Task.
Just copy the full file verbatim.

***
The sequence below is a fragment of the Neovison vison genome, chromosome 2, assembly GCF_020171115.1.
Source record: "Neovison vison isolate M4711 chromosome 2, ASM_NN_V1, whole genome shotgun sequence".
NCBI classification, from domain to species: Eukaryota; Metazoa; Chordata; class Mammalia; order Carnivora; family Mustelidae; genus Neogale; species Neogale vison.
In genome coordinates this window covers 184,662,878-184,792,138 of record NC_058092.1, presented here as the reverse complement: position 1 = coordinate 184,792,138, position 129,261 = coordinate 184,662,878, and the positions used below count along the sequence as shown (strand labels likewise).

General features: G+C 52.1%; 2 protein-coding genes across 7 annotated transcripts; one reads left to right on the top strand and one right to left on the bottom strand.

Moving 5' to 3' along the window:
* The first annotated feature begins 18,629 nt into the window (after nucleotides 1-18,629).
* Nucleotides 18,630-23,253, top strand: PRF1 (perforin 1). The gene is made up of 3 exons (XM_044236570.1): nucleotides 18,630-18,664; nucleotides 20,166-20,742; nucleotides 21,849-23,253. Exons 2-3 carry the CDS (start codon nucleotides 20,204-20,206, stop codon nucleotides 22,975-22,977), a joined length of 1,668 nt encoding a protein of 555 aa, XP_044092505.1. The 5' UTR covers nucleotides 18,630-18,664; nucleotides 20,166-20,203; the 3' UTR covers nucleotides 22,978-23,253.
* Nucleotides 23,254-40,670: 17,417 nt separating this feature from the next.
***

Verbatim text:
The sequence below is a fragment of the Neovison vison genome, chromosome 2, assembly GCF_020171115.1.
Source record: "Neovison vison isolate M4711 chromosome 2, ASM_NN_V1, whole genome shotgun sequence".
NCBI classification, from domain to species: Eukaryota; Metazoa; Chordata; class Mammalia; order Carnivora; family Mustelidae; genus Neogale; species Neogale vison.
In genome coordinates this window covers 184,662,878-184,792,138 of record NC_058092.1, presented here as the reverse complement: position 1 = coordinate 184,792,138, position 129,261 = coordinate 184,662,878, and the positions used below count along the sequence as shown (strand labels likewise).

General features: G+C 52.1%; 2 protein-coding genes across 7 annotated transcripts; one reads left to right on the top strand and one right to left on the bottom strand.

Moving 5' to 3' along the window:
* The first annotated feature begins 18,629 nt into the window (after nucleotides 1-18,629).
* Nucleotides 18,630-23,253, top strand: PRF1 (perforin 1). The gene is made up of 3 exons (XM_044236570.1): nucleotides 18,630-18,664; nucleotides 20,166-20,742; nucleotides 21,849-23,253. Exons 2-3 carry the CDS (start codon nucleotides 20,204-20,206, stop codon nucleotides 22,975-22,977), a joined length of 1,668 nt encoding a protein of 555 aa, XP_044092505.1. The 5' UTR covers nucleotides 18,630-18,664; nucleotides 20,166-20,203; the 3' UTR covers nucleotides 22,978-23,253.
* Nucleotides 23,254-40,670: 17,417 nt separating this feature from the next.